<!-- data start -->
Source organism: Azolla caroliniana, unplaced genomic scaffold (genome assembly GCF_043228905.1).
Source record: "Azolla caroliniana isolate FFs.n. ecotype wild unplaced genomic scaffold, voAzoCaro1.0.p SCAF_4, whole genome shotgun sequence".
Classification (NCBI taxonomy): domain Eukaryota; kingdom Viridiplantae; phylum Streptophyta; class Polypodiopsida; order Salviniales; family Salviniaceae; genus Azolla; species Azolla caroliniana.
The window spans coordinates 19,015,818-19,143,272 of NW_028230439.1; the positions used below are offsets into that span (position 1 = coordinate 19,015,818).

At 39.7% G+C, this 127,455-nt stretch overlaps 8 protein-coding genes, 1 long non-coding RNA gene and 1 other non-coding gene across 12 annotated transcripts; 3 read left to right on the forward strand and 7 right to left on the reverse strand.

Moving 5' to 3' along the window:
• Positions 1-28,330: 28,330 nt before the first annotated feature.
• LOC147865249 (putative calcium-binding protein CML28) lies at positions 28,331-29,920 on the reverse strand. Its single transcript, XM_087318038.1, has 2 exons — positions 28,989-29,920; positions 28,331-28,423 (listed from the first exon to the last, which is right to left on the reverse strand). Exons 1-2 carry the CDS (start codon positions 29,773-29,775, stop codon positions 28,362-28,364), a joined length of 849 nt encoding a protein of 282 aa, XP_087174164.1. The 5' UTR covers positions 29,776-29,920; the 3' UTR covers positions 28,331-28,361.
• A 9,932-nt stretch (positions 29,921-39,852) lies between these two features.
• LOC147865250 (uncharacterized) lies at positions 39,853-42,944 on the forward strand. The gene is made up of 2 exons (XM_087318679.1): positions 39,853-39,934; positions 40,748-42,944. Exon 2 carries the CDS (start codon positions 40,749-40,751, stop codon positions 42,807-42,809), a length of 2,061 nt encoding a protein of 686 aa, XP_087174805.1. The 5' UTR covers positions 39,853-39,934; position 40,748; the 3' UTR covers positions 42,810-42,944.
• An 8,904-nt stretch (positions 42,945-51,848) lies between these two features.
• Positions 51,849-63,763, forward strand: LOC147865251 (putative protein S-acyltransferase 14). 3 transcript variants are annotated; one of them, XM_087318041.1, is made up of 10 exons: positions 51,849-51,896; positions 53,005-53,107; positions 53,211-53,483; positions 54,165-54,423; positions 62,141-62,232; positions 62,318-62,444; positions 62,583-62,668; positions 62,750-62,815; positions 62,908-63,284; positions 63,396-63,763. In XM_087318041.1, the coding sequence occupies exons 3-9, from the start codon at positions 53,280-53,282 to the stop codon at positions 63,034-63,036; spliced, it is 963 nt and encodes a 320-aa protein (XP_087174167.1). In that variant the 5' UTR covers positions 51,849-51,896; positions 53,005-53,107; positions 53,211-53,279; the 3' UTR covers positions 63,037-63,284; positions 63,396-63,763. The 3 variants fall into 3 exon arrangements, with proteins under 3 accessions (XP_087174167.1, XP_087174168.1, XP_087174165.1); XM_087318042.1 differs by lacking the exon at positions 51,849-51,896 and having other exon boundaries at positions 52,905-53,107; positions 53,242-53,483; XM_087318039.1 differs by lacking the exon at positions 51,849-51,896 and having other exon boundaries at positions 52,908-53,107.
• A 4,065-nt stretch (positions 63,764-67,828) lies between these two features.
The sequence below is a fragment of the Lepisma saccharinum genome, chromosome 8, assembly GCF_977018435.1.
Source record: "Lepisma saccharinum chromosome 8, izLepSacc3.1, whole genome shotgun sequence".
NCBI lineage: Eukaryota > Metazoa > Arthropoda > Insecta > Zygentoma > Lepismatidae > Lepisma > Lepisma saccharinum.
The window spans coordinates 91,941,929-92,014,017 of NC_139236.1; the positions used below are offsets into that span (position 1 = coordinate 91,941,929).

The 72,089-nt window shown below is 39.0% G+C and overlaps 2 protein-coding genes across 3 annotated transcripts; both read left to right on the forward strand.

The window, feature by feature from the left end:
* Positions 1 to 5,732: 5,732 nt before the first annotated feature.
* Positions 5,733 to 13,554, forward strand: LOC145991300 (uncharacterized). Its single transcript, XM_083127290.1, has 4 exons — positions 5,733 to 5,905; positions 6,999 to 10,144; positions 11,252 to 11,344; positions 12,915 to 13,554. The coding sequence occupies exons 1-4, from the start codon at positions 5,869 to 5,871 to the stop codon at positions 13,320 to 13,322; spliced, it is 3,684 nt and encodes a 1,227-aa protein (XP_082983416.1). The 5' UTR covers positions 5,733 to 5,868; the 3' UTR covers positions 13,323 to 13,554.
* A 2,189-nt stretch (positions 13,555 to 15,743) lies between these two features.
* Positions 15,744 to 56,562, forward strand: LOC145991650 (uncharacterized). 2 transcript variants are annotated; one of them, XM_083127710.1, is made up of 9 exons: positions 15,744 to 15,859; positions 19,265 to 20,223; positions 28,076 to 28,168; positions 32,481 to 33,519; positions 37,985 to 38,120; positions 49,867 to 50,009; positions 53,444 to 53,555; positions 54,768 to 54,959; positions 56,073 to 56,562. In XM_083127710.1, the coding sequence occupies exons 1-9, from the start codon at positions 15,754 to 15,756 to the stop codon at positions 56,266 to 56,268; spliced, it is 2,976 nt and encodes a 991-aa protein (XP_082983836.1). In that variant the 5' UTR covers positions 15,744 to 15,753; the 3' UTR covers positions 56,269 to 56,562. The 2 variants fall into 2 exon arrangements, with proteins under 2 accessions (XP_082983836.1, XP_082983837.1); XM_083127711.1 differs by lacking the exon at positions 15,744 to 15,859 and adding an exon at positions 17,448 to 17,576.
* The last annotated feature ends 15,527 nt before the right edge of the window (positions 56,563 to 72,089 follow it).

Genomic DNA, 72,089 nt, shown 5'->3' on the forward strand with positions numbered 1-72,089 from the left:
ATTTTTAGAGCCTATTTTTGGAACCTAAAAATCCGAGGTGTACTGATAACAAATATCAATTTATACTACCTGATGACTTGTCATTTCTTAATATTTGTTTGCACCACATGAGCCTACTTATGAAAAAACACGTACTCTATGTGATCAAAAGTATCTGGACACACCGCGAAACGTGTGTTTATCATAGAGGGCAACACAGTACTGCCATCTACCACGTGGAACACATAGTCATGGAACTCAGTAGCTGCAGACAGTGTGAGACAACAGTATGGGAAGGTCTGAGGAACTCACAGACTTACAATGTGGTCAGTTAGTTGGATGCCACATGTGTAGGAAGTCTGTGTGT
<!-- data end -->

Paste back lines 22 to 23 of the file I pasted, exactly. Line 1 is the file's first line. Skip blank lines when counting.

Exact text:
* A 2,189-nt stretch (positions 13,555 to 15,743) lies between these two features.
* Positions 15,744 to 56,562, forward strand: LOC145991650 (uncharacterized). 2 transcript variants are annotated; one of them, XM_083127710.1, is made up of 9 exons: positions 15,744 to 15,859; positions 19,265 to 20,223; positions 28,076 to 28,168; positions 32,481 to 33,519; positions 37,985 to 38,120; positions 49,867 to 50,009; positions 53,444 to 53,555; positions 54,768 to 54,959; positions 56,073 to 56,562. In XM_083127710.1, the coding sequence occupies exons 1-9, from the start codon at positions 15,754 to 15,756 to the stop codon at positions 56,266 to 56,268; spliced, it is 2,976 nt and encodes a 991-aa protein (XP_082983836.1). In that variant the 5' UTR covers positions 15,744 to 15,753; the 3' UTR covers positions 56,269 to 56,562. The 2 variants fall into 2 exon arrangements, with proteins under 2 accessions (XP_082983836.1, XP_082983837.1); XM_083127711.1 differs by lacking the exon at positions 15,744 to 15,859 and adding an exon at positions 17,448 to 17,576.